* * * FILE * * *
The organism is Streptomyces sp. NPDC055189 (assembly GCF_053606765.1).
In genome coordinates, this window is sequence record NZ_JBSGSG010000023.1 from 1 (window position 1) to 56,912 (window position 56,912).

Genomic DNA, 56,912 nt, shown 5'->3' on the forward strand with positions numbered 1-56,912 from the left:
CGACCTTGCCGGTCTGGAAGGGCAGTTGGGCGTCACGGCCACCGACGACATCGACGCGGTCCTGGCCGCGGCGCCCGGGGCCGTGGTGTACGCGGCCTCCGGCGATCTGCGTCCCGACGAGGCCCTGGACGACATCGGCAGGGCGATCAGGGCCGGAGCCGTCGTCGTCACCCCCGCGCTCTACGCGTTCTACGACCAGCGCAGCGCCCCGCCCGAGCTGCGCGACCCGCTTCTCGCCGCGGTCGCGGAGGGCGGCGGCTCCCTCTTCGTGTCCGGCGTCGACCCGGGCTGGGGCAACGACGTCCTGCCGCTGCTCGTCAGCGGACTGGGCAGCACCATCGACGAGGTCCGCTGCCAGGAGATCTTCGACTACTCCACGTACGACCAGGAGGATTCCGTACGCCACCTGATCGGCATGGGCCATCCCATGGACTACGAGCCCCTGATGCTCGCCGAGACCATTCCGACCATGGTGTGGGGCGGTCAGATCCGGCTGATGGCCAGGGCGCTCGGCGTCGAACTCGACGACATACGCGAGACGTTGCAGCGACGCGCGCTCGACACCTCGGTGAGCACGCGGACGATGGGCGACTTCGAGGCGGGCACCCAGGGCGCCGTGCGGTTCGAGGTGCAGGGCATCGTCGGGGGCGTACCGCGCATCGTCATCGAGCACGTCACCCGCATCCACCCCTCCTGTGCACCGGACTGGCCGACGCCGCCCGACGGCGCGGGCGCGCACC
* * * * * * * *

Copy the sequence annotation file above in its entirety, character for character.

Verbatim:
The organism is Streptomyces sp. NPDC055189 (assembly GCF_053606765.1).
In genome coordinates, this window is sequence record NZ_JBSGSG010000023.1 from 1 (window position 1) to 56,912 (window position 56,912).

Genomic DNA, 56,912 nt, shown 5'->3' on the forward strand with positions numbered 1-56,912 from the left:
CGACCTTGCCGGTCTGGAAGGGCAGTTGGGCGTCACGGCCACCGACGACATCGACGCGGTCCTGGCCGCGGCGCCCGGGGCCGTGGTGTACGCGGCCTCCGGCGATCTGCGTCCCGACGAGGCCCTGGACGACATCGGCAGGGCGATCAGGGCCGGAGCCGTCGTCGTCACCCCCGCGCTCTACGCGTTCTACGACCAGCGCAGCGCCCCGCCCGAGCTGCGCGACCCGCTTCTCGCCGCGGTCGCGGAGGGCGGCGGCTCCCTCTTCGTGTCCGGCGTCGACCCGGGCTGGGGCAACGACGTCCTGCCGCTGCTCGTCAGCGGACTGGGCAGCACCATCGACGAGGTCCGCTGCCAGGAGATCTTCGACTACTCCACGTACGACCAGGAGGATTCCGTACGCCACCTGATCGGCATGGGCCATCCCATGGACTACGAGCCCCTGATGCTCGCCGAGACCATTCCGACCATGGTGTGGGGCGGTCAGATCCGGCTGATGGCCAGGGCGCTCGGCGTCGAACTCGACGACATACGCGAGACGTTGCAGCGACGCGCGCTCGACACCTCGGTGAGCACGCGGACGATGGGCGACTTCGAGGCGGGCACCCAGGGCGCCGTGCGGTTCGAGGTGCAGGGCATCGTCGGGGGCGTACCGCGCATCGTCATCGAGCACGTCACCCGCATCCACCCCTCCTGTGCACCGGACTGGCCGACGCCGCCCGACGGCGCGGGCGCGCACC